Besides the problem of handling the time boundaries of a limited-scale
simulation, there is the problem of space boundaries. This was
demonstrated graphically in The Thirteenth Floor when the road disappeared
at the end of the desert. But can we really assume that there was an
entire city of simulated people who never needed to leave Los Angeles?
This would require all kinds of hacks and patches. Where does the food
come from? The sim would have to materialize it and somehow cover up the
memories of people who knew. There are thousands of industries which
require communication and transportation to other parts of the world.
All this would have to be hacked in.
If we consider a sim which has a core of real people surrounded by a
bunch of zombies we have a similar problem. It is rare for a group
to be completely self-contained in close relationships. Most of the
real people will have at least some interaction with the zombies, and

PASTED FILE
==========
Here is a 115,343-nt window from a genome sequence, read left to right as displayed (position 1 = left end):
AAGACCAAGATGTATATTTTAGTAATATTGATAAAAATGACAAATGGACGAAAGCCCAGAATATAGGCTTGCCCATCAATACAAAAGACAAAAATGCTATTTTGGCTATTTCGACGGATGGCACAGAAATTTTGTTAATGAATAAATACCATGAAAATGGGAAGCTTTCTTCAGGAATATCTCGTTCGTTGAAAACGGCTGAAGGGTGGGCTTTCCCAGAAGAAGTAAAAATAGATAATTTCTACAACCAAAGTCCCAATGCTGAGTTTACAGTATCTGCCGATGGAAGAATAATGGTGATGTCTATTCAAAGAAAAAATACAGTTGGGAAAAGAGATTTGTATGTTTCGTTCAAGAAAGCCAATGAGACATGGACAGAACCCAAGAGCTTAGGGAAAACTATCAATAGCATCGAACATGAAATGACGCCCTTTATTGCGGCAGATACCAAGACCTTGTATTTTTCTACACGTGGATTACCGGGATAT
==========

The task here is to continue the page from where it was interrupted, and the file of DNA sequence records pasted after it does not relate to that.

in some cases it will be intimate and long-term. Can a zombie really
fool a real person so completely? It's hard to credit.
A possible fix for both of these is what we might call "partial zombies".
We could have real people surrounded by partial zombies, who are
surrounded by full zombies. Partial zombies would have awareness
and consciousness but would not represent parties in the simulation.
In effect, they are actors. They know about the sim (at least with some
parts of their minds) so they don't have to be fooled by the full zombies
- they accept that they're just stage extras. But they are conscious
and aware and play the part necessary for the sim.
This ends up with a scenario somewhat like The Truman Show, where Truman
was the only real character in the sim, and everyone else was an actor.
If they had had more technology they could have populated the rest of
the world with zombies as needed.
This archive was generated by hypermail 2b30 : Mon May 28 2001 - 09:59:40 MDT